Ukip MP Douglas Carswell surrounded by anti-austerity protesters in London

Ukip Bus

The Ukip MP, Douglas Carswell, has been escorted away in a police van after he was surrounded by anti-austerity protestors in central London.

Carswell later tweeted that he had been waiting for a bus when he was attacked by a crowd, describing it as “very very nasty”.

The MP said he had been engaged in peaceful discussions with a small group before being confronted by far larger numbers shouting insults such as “Ukip scum”.

“It got extremely, extremely nasty. Their intentions were pretty murderous and I needed a lot of police officers to prevent them from attacking me,” he said, after being taken by officers to another stop to get his bus.

“I was stunned. I think MPs should be able to go about their business. It was incredibly intimidating. It was like a lynch mob on the streets of London. I thought this was a country where we had democracy and discussed the issues.

“It just got incredibly ugly. It was an attempted lynching. I am in a state of shock. I do not want to have to worry about going about my business.”

The journalist Harry Cole was on the scene and filmed the incident, and later posted it on Twitter.

The incident was one of a number of flashpoints involving skirmishes between police and protesters among the several thousand who took part in a demonstration in the Trafalgar square area against government austerity measures set out in the Queen’s speech.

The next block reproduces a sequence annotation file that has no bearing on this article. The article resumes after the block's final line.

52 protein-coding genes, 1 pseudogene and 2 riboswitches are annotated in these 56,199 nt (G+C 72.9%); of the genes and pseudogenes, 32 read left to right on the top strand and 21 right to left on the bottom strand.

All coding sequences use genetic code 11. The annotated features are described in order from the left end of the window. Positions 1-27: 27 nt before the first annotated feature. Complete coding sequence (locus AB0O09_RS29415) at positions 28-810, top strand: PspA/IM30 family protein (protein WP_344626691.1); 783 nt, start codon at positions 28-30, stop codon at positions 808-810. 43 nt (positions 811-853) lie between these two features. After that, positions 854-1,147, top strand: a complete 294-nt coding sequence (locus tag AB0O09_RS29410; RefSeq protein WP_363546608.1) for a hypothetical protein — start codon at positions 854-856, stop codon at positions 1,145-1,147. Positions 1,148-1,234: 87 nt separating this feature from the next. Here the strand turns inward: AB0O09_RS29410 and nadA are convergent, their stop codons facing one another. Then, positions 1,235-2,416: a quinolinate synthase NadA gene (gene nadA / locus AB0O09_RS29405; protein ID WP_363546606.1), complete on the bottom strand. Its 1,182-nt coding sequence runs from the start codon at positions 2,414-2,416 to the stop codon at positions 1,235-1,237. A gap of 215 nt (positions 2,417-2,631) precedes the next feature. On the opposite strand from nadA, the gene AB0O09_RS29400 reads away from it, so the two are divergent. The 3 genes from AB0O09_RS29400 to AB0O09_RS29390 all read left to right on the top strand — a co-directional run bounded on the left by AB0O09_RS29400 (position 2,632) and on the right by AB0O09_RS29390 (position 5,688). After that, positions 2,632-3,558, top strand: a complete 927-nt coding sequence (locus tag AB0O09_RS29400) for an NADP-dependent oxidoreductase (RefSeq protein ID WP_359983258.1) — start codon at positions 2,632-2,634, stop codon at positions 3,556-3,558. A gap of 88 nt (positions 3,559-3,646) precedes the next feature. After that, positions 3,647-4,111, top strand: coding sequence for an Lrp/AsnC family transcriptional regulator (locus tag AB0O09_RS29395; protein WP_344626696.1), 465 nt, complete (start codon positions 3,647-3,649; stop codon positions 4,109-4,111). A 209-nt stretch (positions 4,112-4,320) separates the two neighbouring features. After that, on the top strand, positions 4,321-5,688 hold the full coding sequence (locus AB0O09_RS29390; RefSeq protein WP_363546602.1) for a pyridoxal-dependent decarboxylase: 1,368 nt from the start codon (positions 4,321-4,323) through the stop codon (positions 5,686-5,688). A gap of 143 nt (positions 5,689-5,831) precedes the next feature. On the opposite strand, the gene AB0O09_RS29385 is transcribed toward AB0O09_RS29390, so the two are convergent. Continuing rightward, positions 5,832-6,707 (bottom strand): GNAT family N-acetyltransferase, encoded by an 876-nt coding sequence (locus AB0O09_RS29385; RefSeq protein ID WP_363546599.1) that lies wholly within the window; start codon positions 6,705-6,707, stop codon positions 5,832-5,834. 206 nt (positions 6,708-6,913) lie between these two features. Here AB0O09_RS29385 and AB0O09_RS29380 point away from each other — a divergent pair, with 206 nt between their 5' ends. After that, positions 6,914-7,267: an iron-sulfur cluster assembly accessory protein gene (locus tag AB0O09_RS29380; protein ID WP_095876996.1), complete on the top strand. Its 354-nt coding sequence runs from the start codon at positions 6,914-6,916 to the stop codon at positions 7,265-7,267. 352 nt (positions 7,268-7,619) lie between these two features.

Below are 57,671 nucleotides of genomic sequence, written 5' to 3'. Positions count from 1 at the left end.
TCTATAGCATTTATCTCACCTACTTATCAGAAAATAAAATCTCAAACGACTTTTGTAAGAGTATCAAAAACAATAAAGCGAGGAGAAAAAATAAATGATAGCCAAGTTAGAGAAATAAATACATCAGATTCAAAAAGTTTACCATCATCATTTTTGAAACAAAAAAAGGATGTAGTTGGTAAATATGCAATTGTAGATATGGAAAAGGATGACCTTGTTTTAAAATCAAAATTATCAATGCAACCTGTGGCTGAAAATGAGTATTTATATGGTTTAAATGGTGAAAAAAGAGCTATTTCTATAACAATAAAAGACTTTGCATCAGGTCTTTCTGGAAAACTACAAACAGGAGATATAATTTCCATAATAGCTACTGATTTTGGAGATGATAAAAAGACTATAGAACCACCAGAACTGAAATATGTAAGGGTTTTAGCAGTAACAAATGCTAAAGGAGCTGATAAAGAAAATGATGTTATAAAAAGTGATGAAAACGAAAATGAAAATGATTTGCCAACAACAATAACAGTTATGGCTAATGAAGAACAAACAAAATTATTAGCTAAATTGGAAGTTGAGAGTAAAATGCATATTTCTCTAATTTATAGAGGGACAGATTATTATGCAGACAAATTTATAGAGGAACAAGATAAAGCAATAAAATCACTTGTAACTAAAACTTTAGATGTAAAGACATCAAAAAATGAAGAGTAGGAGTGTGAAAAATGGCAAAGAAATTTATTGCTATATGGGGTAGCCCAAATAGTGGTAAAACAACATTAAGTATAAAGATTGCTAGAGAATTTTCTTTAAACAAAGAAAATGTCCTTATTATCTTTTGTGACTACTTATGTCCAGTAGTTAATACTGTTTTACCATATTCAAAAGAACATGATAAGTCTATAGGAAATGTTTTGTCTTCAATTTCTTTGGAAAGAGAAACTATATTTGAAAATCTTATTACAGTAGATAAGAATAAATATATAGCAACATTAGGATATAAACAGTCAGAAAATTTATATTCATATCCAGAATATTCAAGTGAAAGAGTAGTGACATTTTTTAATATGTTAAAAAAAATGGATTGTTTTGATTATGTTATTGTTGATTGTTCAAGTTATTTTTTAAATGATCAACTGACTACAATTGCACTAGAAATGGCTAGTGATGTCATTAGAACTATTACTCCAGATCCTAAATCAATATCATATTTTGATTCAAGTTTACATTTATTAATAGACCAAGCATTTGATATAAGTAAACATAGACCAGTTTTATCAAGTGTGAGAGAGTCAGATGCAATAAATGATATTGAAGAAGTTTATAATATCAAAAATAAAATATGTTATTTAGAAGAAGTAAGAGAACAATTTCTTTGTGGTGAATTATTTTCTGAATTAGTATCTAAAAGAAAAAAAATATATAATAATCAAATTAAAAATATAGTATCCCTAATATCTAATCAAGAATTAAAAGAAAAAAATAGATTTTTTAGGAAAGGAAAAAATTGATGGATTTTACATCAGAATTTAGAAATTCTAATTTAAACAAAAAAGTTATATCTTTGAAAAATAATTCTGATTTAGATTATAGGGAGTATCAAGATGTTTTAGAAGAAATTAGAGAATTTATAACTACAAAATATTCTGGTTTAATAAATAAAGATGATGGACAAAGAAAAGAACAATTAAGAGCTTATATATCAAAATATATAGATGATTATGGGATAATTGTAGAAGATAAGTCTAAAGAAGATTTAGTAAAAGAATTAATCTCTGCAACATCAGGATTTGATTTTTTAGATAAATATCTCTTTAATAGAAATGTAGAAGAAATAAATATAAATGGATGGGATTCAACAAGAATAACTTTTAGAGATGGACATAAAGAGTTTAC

Police drew batons and linked arms to form a human barricade as protesters, some wearing masks and scarves to cover their faces, ran down Whitehall.

Police said they made three arrests. They included a 45-year-old man who had been wanted on suspicion of violent disorder in Whitehall on 9 May. The others were a 17-year-old, arrested on suspicion of assault on police, and a man who was arrested on suspicion of violent disorder and possession of an offensive weapon.

About 200 people took park in a second, smaller protest held outside Downing street, which was attended by union leaders and politicians, including Green party leader Natalie Bennett.

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